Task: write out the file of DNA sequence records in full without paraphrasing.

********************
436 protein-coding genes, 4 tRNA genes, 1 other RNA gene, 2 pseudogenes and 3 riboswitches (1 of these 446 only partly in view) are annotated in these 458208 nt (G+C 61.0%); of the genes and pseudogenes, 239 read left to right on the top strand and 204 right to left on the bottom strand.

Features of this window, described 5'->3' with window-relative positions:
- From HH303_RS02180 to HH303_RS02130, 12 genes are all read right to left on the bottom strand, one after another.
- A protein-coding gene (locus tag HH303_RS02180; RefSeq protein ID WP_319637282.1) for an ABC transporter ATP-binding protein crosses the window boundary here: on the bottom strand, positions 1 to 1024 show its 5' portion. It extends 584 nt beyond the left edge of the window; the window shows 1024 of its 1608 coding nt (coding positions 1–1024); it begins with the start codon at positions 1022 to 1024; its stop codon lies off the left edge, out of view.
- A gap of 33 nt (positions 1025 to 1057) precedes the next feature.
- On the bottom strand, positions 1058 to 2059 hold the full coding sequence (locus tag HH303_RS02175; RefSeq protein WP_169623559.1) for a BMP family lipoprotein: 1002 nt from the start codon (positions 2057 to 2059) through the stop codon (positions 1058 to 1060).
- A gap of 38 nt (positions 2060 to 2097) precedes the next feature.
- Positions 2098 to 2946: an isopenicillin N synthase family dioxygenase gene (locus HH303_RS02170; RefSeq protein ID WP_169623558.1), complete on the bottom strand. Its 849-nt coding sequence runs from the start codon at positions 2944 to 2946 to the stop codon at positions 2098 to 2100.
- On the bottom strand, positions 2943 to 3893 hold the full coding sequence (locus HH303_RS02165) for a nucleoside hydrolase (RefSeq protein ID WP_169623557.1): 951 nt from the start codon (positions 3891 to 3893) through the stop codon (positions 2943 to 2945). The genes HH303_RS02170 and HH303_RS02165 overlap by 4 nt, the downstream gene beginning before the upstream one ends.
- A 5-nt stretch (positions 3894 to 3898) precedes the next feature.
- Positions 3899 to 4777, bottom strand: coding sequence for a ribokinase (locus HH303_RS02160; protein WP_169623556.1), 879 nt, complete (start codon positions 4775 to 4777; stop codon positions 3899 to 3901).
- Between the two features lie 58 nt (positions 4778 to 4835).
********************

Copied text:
436 protein-coding genes, 4 tRNA genes, 1 other RNA gene, 2 pseudogenes and 3 riboswitches (1 of these 446 only partly in view) are annotated in these 458208 nt (G+C 61.0%); of the genes and pseudogenes, 239 read left to right on the top strand and 204 right to left on the bottom strand.

Features of this window, described 5'->3' with window-relative positions:
- From HH303_RS02180 to HH303_RS02130, 12 genes are all read right to left on the bottom strand, one after another.
- A protein-coding gene (locus tag HH303_RS02180; RefSeq protein ID WP_319637282.1) for an ABC transporter ATP-binding protein crosses the window boundary here: on the bottom strand, positions 1 to 1024 show its 5' portion. It extends 584 nt beyond the left edge of the window; the window shows 1024 of its 1608 coding nt (coding positions 1–1024); it begins with the start codon at positions 1022 to 1024; its stop codon lies off the left edge, out of view.
- A gap of 33 nt (positions 1025 to 1057) precedes the next feature.
- On the bottom strand, positions 1058 to 2059 hold the full coding sequence (locus tag HH303_RS02175; RefSeq protein WP_169623559.1) for a BMP family lipoprotein: 1002 nt from the start codon (positions 2057 to 2059) through the stop codon (positions 1058 to 1060).
- A gap of 38 nt (positions 2060 to 2097) precedes the next feature.
- Positions 2098 to 2946: an isopenicillin N synthase family dioxygenase gene (locus HH303_RS02170; RefSeq protein ID WP_169623558.1), complete on the bottom strand. Its 849-nt coding sequence runs from the start codon at positions 2944 to 2946 to the stop codon at positions 2098 to 2100.
- On the bottom strand, positions 2943 to 3893 hold the full coding sequence (locus HH303_RS02165) for a nucleoside hydrolase (RefSeq protein ID WP_169623557.1): 951 nt from the start codon (positions 3891 to 3893) through the stop codon (positions 2943 to 2945). The genes HH303_RS02170 and HH303_RS02165 overlap by 4 nt, the downstream gene beginning before the upstream one ends.
- A 5-nt stretch (positions 3894 to 3898) precedes the next feature.
- Positions 3899 to 4777, bottom strand: coding sequence for a ribokinase (locus HH303_RS02160; protein WP_169623556.1), 879 nt, complete (start codon positions 4775 to 4777; stop codon positions 3899 to 3901).
- Between the two features lie 58 nt (positions 4778 to 4835).